Nice work! The start screen is really impressive and the audio a good too but pretty hard to play with WASD when you don't have a qwerty keyboard.
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Interesting game! I like the concept but it's maybe too easy, are you using pathfinding to chase the player ? I took a look at your GitHub, it seems you write game engines, pretty cool :)
Amazing work! I really like the idea of using Batch x) I've done almost all levels and the questions (trivia level) were also great! (especially the question about the dirt hole, you got me)
Nice work, I couldn't play because I don't have Java on my computer BUT I watched your video that's why I can tell this is a great work. I like the effort for the tutorial and it seems there is a lot of playable content.
You're motivated! It's a good practice to add the documentation but my code is divided into more than 200 files and none are documented (not the time during the jam) xD It will be such a pain to do it now.. But I think that the majority of the code is clear/clean enough to be read and understood.
Ahah the same happened to me, I started working on the game 2 days before the dead line... Don't hesitate to share your source code imo, people are often interested by the "behind the scene". If you look at my entry, I uploaded a zip with the source code of the engine and some runnable demo scenes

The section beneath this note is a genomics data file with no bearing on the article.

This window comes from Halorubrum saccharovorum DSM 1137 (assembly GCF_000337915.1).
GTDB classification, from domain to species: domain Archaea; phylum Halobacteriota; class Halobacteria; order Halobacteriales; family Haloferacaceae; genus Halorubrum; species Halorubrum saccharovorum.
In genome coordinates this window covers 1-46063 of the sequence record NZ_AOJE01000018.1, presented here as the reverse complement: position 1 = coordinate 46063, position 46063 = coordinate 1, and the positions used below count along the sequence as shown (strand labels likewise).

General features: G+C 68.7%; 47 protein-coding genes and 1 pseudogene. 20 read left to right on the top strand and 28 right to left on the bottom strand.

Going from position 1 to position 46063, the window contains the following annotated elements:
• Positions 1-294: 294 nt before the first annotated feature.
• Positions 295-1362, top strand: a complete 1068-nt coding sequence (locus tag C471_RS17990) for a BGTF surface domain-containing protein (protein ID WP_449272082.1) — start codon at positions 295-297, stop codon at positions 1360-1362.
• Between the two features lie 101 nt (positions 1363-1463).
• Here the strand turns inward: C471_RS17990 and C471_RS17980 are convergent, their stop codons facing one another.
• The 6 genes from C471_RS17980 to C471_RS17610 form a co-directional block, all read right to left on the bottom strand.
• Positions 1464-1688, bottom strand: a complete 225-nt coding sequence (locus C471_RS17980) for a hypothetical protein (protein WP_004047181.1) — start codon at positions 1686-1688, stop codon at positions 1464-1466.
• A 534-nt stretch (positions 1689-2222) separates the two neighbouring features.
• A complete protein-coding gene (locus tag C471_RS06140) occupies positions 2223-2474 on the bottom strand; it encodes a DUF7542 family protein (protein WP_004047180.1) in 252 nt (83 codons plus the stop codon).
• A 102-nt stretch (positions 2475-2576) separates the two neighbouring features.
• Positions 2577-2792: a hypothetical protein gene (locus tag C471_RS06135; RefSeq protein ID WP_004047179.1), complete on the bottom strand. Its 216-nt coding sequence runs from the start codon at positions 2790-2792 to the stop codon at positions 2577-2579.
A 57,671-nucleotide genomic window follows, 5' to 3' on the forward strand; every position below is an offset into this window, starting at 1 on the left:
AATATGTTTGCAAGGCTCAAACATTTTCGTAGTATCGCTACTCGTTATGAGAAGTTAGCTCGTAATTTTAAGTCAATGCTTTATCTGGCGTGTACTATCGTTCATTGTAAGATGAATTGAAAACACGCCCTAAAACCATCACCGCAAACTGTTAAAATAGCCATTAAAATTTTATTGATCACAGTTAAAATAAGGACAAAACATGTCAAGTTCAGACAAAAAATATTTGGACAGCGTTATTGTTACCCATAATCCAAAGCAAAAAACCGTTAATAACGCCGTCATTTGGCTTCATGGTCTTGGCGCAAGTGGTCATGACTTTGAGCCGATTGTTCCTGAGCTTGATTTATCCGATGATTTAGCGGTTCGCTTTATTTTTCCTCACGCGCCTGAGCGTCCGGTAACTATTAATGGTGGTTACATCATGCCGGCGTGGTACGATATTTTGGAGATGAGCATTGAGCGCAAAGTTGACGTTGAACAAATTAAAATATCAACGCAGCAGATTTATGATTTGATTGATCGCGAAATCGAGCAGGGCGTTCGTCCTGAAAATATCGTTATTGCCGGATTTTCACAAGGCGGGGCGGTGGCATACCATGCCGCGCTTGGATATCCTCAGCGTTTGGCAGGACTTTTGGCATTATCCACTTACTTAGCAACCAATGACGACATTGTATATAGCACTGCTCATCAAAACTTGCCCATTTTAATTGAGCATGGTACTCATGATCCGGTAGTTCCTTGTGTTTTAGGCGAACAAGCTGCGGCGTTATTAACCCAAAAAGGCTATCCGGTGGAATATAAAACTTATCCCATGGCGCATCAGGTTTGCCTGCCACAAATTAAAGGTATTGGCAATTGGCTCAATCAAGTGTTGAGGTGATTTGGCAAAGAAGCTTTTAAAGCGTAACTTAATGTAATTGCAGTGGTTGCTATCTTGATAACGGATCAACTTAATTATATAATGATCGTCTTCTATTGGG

Impressive. I know what it is to program in assembly and the result is not bad at all! I downloaded a small NES emulator and the final size (game + emulator) is under the 1.44MB, which is nice, great job
Hey! I played your game, as promised.I just got small issue with the music (See the screen below). Great job, I can see that there is a lot of work here and it was your first game engine, impressive! I will play it again if you fix the music, keep it up!
Pretty cool experience, I played twice because the game crashed the first time (See the screenshot below if it can help you). The first two dialogues are really fun and the atmosphere at the end of the game is really oppressive! I even played pong. The menu to remap keys was a good idea because I used it. Two more questions, is there an another possible ending ? Where can I download your project ? I can see the download section with the .zip